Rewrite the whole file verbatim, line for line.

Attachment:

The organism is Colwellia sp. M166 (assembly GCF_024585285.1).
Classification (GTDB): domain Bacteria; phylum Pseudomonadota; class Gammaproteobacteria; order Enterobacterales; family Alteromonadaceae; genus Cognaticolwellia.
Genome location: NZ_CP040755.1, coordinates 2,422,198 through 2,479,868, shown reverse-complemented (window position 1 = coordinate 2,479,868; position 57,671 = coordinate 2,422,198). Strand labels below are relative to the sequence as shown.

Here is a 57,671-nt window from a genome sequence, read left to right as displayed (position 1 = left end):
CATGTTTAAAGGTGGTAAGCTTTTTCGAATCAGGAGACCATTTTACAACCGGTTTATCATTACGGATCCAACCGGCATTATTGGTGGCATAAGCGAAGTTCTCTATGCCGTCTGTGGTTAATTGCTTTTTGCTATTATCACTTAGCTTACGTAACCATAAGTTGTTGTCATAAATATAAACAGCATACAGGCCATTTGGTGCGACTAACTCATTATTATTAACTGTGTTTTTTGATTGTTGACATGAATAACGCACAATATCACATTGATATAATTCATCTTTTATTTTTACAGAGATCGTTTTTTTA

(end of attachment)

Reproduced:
The organism is Colwellia sp. M166 (assembly GCF_024585285.1).
Classification (GTDB): domain Bacteria; phylum Pseudomonadota; class Gammaproteobacteria; order Enterobacterales; family Alteromonadaceae; genus Cognaticolwellia.
Genome location: NZ_CP040755.1, coordinates 2,422,198 through 2,479,868, shown reverse-complemented (window position 1 = coordinate 2,479,868; position 57,671 = coordinate 2,422,198). Strand labels below are relative to the sequence as shown.

Here is a 57,671-nt window from a genome sequence, read left to right as displayed (position 1 = left end):
CATGTTTAAAGGTGGTAAGCTTTTTCGAATCAGGAGACCATTTTACAACCGGTTTATCATTACGGATCCAACCGGCATTATTGGTGGCATAAGCGAAGTTCTCTATGCCGTCTGTGGTTAATTGCTTTTTGCTATTATCACTTAGCTTACGTAACCATAAGTTGTTGTCATAAATATAAACAGCATACAGGCCATTTGGTGCGACTAACTCATTATTATTAACTGTGTTTTTTGATTGTTGACATGAATAACGCACAATATCACATTGATATAATTCATCTTTTATTTTTACAGAGATCGTTTTTTTA